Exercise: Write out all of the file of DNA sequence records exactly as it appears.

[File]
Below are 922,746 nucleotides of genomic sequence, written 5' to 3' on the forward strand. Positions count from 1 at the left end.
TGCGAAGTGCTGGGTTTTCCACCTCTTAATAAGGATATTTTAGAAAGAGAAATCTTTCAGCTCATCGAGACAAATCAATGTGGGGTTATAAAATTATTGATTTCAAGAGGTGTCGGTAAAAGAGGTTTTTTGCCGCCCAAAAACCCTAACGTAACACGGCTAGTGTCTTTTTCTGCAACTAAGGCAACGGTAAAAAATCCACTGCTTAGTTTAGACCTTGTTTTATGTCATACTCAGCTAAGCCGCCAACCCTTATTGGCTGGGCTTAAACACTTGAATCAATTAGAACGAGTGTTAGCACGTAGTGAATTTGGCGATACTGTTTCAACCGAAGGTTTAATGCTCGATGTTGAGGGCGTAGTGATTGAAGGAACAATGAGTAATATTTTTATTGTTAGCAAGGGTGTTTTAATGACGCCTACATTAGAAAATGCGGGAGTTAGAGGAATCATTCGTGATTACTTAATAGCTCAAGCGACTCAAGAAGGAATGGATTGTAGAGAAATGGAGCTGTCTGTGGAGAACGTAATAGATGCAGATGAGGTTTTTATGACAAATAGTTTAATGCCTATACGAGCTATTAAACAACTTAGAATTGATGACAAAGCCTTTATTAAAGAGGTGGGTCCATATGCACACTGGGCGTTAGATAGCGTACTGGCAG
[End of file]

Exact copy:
Below are 922,746 nucleotides of genomic sequence, written 5' to 3' on the forward strand. Positions count from 1 at the left end.
TGCGAAGTGCTGGGTTTTCCACCTCTTAATAAGGATATTTTAGAAAGAGAAATCTTTCAGCTCATCGAGACAAATCAATGTGGGGTTATAAAATTATTGATTTCAAGAGGTGTCGGTAAAAGAGGTTTTTTGCCGCCCAAAAACCCTAACGTAACACGGCTAGTGTCTTTTTCTGCAACTAAGGCAACGGTAAAAAATCCACTGCTTAGTTTAGACCTTGTTTTATGTCATACTCAGCTAAGCCGCCAACCCTTATTGGCTGGGCTTAAACACTTGAATCAATTAGAACGAGTGTTAGCACGTAGTGAATTTGGCGATACTGTTTCAACCGAAGGTTTAATGCTCGATGTTGAGGGCGTAGTGATTGAAGGAACAATGAGTAATATTTTTATTGTTAGCAAGGGTGTTTTAATGACGCCTACATTAGAAAATGCGGGAGTTAGAGGAATCATTCGTGATTACTTAATAGCTCAAGCGACTCAAGAAGGAATGGATTGTAGAGAAATGGAGCTGTCTGTGGAGAACGTAATAGATGCAGATGAGGTTTTTATGACAAATAGTTTAATGCCTATACGAGCTATTAAACAACTTAGAATTGATGACAAAGCCTTTATTAAAGAGGTGGGTCCATATGCACACTGGGCGTTAGATAGCGTACTGGCAG